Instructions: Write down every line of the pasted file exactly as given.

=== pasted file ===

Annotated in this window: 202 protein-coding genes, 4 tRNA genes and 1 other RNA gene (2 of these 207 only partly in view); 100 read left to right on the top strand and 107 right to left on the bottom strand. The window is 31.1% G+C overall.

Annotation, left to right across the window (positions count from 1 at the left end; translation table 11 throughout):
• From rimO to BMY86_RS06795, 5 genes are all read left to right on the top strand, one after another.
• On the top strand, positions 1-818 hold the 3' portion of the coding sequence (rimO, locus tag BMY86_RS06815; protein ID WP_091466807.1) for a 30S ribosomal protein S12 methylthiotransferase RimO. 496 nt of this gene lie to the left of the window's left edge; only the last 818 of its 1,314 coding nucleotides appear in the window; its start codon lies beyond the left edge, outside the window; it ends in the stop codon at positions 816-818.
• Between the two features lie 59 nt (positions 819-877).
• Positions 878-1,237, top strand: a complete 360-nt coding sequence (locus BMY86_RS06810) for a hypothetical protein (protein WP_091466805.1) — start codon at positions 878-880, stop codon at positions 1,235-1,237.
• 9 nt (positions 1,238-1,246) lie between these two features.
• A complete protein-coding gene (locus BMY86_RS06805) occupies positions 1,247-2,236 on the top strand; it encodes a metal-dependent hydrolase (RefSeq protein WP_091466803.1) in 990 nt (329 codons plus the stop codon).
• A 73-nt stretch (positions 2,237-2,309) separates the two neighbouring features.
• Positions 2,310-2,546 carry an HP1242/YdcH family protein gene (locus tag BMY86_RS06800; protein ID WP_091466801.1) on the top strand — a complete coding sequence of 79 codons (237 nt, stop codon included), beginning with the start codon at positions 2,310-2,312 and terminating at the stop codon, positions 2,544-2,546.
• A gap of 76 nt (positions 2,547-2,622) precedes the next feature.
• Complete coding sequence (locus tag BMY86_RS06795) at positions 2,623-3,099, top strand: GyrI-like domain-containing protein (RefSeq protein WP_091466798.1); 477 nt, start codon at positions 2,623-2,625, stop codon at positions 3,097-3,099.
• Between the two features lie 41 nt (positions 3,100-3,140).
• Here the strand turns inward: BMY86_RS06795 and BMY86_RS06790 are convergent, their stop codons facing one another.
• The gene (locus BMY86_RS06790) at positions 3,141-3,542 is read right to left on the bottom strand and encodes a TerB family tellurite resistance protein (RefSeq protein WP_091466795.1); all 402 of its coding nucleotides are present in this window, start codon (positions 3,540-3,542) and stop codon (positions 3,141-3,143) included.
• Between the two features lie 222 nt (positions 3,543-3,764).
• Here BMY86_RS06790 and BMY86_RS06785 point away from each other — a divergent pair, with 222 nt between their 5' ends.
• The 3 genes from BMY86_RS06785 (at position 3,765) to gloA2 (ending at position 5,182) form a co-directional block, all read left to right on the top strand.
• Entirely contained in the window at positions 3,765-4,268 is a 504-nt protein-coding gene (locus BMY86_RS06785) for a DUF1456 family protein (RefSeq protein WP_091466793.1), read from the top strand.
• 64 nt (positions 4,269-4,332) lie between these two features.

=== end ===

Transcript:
Annotated in this window: 202 protein-coding genes, 4 tRNA genes and 1 other RNA gene (2 of these 207 only partly in view); 100 read left to right on the top strand and 107 right to left on the bottom strand. The window is 31.1% G+C overall.

Annotation, left to right across the window (positions count from 1 at the left end; translation table 11 throughout):
• From rimO to BMY86_RS06795, 5 genes are all read left to right on the top strand, one after another.
• On the top strand, positions 1-818 hold the 3' portion of the coding sequence (rimO, locus tag BMY86_RS06815; protein ID WP_091466807.1) for a 30S ribosomal protein S12 methylthiotransferase RimO. 496 nt of this gene lie to the left of the window's left edge; only the last 818 of its 1,314 coding nucleotides appear in the window; its start codon lies beyond the left edge, outside the window; it ends in the stop codon at positions 816-818.
• Between the two features lie 59 nt (positions 819-877).
• Positions 878-1,237, top strand: a complete 360-nt coding sequence (locus BMY86_RS06810) for a hypothetical protein (protein WP_091466805.1) — start codon at positions 878-880, stop codon at positions 1,235-1,237.
• 9 nt (positions 1,238-1,246) lie between these two features.
• A complete protein-coding gene (locus BMY86_RS06805) occupies positions 1,247-2,236 on the top strand; it encodes a metal-dependent hydrolase (RefSeq protein WP_091466803.1) in 990 nt (329 codons plus the stop codon).
• A 73-nt stretch (positions 2,237-2,309) separates the two neighbouring features.
• Positions 2,310-2,546 carry an HP1242/YdcH family protein gene (locus tag BMY86_RS06800; protein ID WP_091466801.1) on the top strand — a complete coding sequence of 79 codons (237 nt, stop codon included), beginning with the start codon at positions 2,310-2,312 and terminating at the stop codon, positions 2,544-2,546.
• A gap of 76 nt (positions 2,547-2,622) precedes the next feature.
• Complete coding sequence (locus tag BMY86_RS06795) at positions 2,623-3,099, top strand: GyrI-like domain-containing protein (RefSeq protein WP_091466798.1); 477 nt, start codon at positions 2,623-2,625, stop codon at positions 3,097-3,099.
• Between the two features lie 41 nt (positions 3,100-3,140).
• Here the strand turns inward: BMY86_RS06795 and BMY86_RS06790 are convergent, their stop codons facing one another.
• The gene (locus BMY86_RS06790) at positions 3,141-3,542 is read right to left on the bottom strand and encodes a TerB family tellurite resistance protein (RefSeq protein WP_091466795.1); all 402 of its coding nucleotides are present in this window, start codon (positions 3,540-3,542) and stop codon (positions 3,141-3,143) included.
• Between the two features lie 222 nt (positions 3,543-3,764).
• Here BMY86_RS06790 and BMY86_RS06785 point away from each other — a divergent pair, with 222 nt between their 5' ends.
• The 3 genes from BMY86_RS06785 (at position 3,765) to gloA2 (ending at position 5,182) form a co-directional block, all read left to right on the top strand.
• Entirely contained in the window at positions 3,765-4,268 is a 504-nt protein-coding gene (locus BMY86_RS06785) for a DUF1456 family protein (RefSeq protein WP_091466793.1), read from the top strand.
• 64 nt (positions 4,269-4,332) lie between these two features.